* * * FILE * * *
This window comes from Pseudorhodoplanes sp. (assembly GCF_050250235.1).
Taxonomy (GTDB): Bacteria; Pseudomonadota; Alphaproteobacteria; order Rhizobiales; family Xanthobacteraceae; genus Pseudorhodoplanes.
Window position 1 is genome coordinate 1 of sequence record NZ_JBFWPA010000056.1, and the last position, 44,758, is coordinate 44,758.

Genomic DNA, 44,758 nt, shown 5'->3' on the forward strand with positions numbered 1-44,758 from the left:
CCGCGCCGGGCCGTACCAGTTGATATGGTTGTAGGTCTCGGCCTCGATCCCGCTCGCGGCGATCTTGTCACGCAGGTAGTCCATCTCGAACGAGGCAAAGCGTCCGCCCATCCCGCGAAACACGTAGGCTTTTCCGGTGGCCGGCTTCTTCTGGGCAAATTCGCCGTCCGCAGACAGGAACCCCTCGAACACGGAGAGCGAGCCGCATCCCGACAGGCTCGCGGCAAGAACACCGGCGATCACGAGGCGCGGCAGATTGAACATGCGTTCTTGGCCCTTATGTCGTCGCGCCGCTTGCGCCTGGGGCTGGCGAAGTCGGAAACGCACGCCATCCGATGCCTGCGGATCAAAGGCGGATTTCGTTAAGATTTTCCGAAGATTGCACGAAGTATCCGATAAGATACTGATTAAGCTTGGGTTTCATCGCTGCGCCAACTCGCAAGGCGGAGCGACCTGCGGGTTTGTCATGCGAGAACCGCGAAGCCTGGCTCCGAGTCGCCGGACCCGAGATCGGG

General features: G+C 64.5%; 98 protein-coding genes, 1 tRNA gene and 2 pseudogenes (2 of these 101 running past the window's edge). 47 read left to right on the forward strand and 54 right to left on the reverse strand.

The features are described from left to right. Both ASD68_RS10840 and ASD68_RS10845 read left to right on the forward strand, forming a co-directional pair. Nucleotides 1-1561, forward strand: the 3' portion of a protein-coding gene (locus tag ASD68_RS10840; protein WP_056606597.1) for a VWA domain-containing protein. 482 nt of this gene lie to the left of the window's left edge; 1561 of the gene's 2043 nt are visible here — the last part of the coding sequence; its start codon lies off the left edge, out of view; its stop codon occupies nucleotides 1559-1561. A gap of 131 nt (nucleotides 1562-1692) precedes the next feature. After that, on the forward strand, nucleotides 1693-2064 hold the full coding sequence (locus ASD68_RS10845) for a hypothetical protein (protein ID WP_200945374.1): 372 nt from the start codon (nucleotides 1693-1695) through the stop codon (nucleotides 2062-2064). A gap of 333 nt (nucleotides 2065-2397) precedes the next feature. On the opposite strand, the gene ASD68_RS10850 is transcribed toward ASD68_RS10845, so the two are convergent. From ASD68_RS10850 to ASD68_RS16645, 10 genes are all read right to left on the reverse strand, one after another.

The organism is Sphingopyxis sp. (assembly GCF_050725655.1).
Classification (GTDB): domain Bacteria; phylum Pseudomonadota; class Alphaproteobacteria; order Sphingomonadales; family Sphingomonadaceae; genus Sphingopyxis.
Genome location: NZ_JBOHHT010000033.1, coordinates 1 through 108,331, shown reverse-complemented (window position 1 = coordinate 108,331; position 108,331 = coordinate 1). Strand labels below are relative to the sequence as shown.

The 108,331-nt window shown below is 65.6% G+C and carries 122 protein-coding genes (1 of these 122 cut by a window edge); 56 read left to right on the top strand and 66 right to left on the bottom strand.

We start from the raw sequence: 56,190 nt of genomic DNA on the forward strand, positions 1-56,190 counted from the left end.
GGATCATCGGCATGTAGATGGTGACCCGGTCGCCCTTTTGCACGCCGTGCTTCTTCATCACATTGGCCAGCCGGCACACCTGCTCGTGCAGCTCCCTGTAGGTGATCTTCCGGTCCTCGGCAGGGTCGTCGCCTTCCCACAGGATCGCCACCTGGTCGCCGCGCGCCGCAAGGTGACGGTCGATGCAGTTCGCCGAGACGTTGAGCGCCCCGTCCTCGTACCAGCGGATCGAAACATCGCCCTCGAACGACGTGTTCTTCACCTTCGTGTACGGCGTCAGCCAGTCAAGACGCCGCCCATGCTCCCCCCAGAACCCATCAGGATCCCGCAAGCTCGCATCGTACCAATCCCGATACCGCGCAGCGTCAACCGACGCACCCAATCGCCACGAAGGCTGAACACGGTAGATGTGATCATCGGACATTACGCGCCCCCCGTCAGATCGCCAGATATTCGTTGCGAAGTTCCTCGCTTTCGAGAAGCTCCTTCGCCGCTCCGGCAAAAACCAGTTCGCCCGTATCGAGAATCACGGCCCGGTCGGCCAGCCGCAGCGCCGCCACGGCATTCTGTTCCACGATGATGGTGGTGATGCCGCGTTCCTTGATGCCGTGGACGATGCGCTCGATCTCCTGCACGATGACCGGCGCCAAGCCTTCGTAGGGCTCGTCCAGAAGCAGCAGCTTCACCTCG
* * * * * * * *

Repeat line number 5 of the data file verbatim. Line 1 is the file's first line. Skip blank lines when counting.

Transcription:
CCGCGCCGGGCCGTACCAGTTGATATGGTTGTAGGTCTCGGCCTCGATCCCGCTCGCGGCGATCTTGTCACGCAGGTAGTCCATCTCGAACGAGGCAAAGCGTCCGCCCATCCCGCGAAACACGTAGGCTTTTCCGGTGGCCGGCTTCTTCTGGGCAAATTCGCCGTCCGCAGACAGGAACCCCTCGAACACGGAGAGCGAGCCGCATCCCGACAGGCTCGCGGCAAGAACACCGGCGATCACGAGGCGCGGCAGATTGAACATGCGTTCTTGGCCCTTATGTCGTCGCGCCGCTTGCGCCTGGGGCTGGCGAAGTCGGAAACGCACGCCATCCGATGCCTGCGGATCAAAGGCGGATTTCGTTAAGATTTTCCGAAGATTGCACGAAGTATCCGATAAGATACTGATTAAGCTTGGGTTTCATCGCTGCGCCAACTCGCAAGGCGGAGCGACCTGCGGGTTTGTCATGCGAGAACCGCGAAGCCTGGCTCCGAGTCGCCGGACCCGAGATCGGG